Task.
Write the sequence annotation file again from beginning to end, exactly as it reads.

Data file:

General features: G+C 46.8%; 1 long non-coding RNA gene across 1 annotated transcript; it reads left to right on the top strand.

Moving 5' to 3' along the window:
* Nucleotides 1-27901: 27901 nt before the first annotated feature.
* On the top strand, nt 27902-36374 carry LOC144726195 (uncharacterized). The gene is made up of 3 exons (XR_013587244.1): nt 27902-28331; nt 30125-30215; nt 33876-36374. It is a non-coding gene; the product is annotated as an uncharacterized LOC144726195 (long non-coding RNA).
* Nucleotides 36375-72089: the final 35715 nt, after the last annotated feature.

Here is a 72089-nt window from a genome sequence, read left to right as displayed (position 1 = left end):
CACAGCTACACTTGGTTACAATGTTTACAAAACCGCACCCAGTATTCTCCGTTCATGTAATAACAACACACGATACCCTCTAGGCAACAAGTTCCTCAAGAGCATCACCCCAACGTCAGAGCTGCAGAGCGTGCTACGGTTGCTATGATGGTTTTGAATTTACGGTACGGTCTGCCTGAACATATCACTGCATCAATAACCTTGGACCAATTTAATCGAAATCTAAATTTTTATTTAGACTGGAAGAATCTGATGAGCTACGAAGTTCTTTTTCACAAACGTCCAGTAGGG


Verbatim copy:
General features: G+C 46.8%; 1 long non-coding RNA gene across 1 annotated transcript; it reads left to right on the top strand.

Moving 5' to 3' along the window:
* Nucleotides 1-27901: 27901 nt before the first annotated feature.
* On the top strand, nt 27902-36374 carry LOC144726195 (uncharacterized). The gene is made up of 3 exons (XR_013587244.1): nt 27902-28331; nt 30125-30215; nt 33876-36374. It is a non-coding gene; the product is annotated as an uncharacterized LOC144726195 (long non-coding RNA).
* Nucleotides 36375-72089: the final 35715 nt, after the last annotated feature.

Here is a 72089-nt window from a genome sequence, read left to right as displayed (position 1 = left end):
CACAGCTACACTTGGTTACAATGTTTACAAAACCGCACCCAGTATTCTCCGTTCATGTAATAACAACACACGATACCCTCTAGGCAACAAGTTCCTCAAGAGCATCACCCCAACGTCAGAGCTGCAGAGCGTGCTACGGTTGCTATGATGGTTTTGAATTTACGGTACGGTCTGCCTGAACATATCACTGCATCAATAACCTTGGACCAATTTAATCGAAATCTAAATTTTTATTTAGACTGGAAGAATCTGATGAGCTACGAAGTTCTTTTTCACAAACGTCCAGTAGGG